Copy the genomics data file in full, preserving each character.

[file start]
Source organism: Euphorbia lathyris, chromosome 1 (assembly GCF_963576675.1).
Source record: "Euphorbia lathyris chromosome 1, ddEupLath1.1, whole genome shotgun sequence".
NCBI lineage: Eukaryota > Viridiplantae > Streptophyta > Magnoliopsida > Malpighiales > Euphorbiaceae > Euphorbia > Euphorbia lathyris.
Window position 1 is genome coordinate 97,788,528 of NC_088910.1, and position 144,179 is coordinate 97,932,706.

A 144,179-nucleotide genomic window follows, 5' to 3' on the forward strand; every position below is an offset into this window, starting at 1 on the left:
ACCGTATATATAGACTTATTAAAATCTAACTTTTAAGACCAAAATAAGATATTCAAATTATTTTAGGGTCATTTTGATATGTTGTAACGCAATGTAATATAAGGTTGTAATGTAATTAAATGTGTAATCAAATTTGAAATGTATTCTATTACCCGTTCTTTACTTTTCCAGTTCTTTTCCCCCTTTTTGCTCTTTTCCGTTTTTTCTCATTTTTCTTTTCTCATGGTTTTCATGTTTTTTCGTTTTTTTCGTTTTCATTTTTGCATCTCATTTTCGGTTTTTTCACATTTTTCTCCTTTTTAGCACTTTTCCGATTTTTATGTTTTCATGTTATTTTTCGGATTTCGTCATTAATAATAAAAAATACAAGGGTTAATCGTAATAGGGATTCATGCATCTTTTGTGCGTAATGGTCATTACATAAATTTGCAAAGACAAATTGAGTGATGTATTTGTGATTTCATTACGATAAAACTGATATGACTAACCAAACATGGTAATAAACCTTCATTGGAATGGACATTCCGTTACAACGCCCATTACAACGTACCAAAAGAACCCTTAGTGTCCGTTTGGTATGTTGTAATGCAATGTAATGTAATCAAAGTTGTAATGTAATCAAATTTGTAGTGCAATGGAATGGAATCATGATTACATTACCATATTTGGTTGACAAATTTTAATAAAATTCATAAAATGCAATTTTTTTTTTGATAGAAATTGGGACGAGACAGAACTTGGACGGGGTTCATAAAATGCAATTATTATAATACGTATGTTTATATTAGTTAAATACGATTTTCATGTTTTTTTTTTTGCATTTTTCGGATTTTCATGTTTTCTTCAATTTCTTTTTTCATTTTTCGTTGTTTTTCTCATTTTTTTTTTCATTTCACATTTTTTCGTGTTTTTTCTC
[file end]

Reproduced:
Source organism: Euphorbia lathyris, chromosome 1 (assembly GCF_963576675.1).
Source record: "Euphorbia lathyris chromosome 1, ddEupLath1.1, whole genome shotgun sequence".
NCBI lineage: Eukaryota > Viridiplantae > Streptophyta > Magnoliopsida > Malpighiales > Euphorbiaceae > Euphorbia > Euphorbia lathyris.
Window position 1 is genome coordinate 97,788,528 of NC_088910.1, and position 144,179 is coordinate 97,932,706.

A 144,179-nucleotide genomic window follows, 5' to 3' on the forward strand; every position below is an offset into this window, starting at 1 on the left:
ACCGTATATATAGACTTATTAAAATCTAACTTTTAAGACCAAAATAAGATATTCAAATTATTTTAGGGTCATTTTGATATGTTGTAACGCAATGTAATATAAGGTTGTAATGTAATTAAATGTGTAATCAAATTTGAAATGTATTCTATTACCCGTTCTTTACTTTTCCAGTTCTTTTCCCCCTTTTTGCTCTTTTCCGTTTTTTCTCATTTTTCTTTTCTCATGGTTTTCATGTTTTTTCGTTTTTTTCGTTTTCATTTTTGCATCTCATTTTCGGTTTTTTCACATTTTTCTCCTTTTTAGCACTTTTCCGATTTTTATGTTTTCATGTTATTTTTCGGATTTCGTCATTAATAATAAAAAATACAAGGGTTAATCGTAATAGGGATTCATGCATCTTTTGTGCGTAATGGTCATTACATAAATTTGCAAAGACAAATTGAGTGATGTATTTGTGATTTCATTACGATAAAACTGATATGACTAACCAAACATGGTAATAAACCTTCATTGGAATGGACATTCCGTTACAACGCCCATTACAACGTACCAAAAGAACCCTTAGTGTCCGTTTGGTATGTTGTAATGCAATGTAATGTAATCAAAGTTGTAATGTAATCAAATTTGTAGTGCAATGGAATGGAATCATGATTACATTACCATATTTGGTTGACAAATTTTAATAAAATTCATAAAATGCAATTTTTTTTTTGATAGAAATTGGGACGAGACAGAACTTGGACGGGGTTCATAAAATGCAATTATTATAATACGTATGTTTATATTAGTTAAATACGATTTTCATGTTTTTTTTTTTGCATTTTTCGGATTTTCATGTTTTCTTCAATTTCTTTTTTCATTTTTCGTTGTTTTTCTCATTTTTTTTTTCATTTCACATTTTTTCGTGTTTTTTCTC